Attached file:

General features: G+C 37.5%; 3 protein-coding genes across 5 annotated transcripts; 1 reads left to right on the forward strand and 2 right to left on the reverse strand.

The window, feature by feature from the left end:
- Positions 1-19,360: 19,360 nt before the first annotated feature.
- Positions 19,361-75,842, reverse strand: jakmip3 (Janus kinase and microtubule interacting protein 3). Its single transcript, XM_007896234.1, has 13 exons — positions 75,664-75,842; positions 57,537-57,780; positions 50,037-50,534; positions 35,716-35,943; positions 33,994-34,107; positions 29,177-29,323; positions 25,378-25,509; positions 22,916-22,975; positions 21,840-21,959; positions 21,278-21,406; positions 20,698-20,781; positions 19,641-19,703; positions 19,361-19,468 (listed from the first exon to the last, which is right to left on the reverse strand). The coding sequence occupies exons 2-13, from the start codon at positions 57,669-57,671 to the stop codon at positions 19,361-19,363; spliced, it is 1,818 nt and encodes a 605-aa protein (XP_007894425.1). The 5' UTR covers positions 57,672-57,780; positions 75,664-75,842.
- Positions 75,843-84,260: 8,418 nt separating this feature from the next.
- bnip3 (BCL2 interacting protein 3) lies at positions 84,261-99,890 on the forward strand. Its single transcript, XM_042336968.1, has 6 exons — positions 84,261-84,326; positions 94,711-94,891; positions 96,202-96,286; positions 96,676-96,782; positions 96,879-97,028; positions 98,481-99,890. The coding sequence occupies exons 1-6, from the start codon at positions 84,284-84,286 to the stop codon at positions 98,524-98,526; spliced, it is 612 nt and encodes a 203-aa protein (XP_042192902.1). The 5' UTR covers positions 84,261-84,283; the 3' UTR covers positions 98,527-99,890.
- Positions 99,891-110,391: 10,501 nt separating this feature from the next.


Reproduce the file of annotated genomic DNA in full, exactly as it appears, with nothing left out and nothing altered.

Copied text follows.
General features: G+C 37.5%; 3 protein-coding genes across 5 annotated transcripts; 1 reads left to right on the forward strand and 2 right to left on the reverse strand.

The window, feature by feature from the left end:
- Positions 1-19,360: 19,360 nt before the first annotated feature.
- Positions 19,361-75,842, reverse strand: jakmip3 (Janus kinase and microtubule interacting protein 3). Its single transcript, XM_007896234.1, has 13 exons — positions 75,664-75,842; positions 57,537-57,780; positions 50,037-50,534; positions 35,716-35,943; positions 33,994-34,107; positions 29,177-29,323; positions 25,378-25,509; positions 22,916-22,975; positions 21,840-21,959; positions 21,278-21,406; positions 20,698-20,781; positions 19,641-19,703; positions 19,361-19,468 (listed from the first exon to the last, which is right to left on the reverse strand). The coding sequence occupies exons 2-13, from the start codon at positions 57,669-57,671 to the stop codon at positions 19,361-19,363; spliced, it is 1,818 nt and encodes a 605-aa protein (XP_007894425.1). The 5' UTR covers positions 57,672-57,780; positions 75,664-75,842.
- Positions 75,843-84,260: 8,418 nt separating this feature from the next.
- bnip3 (BCL2 interacting protein 3) lies at positions 84,261-99,890 on the forward strand. Its single transcript, XM_042336968.1, has 6 exons — positions 84,261-84,326; positions 94,711-94,891; positions 96,202-96,286; positions 96,676-96,782; positions 96,879-97,028; positions 98,481-99,890. The coding sequence occupies exons 1-6, from the start codon at positions 84,284-84,286 to the stop codon at positions 98,524-98,526; spliced, it is 612 nt and encodes a 203-aa protein (XP_042192902.1). The 5' UTR covers positions 84,261-84,283; the 3' UTR covers positions 98,527-99,890.
- Positions 99,891-110,391: 10,501 nt separating this feature from the next.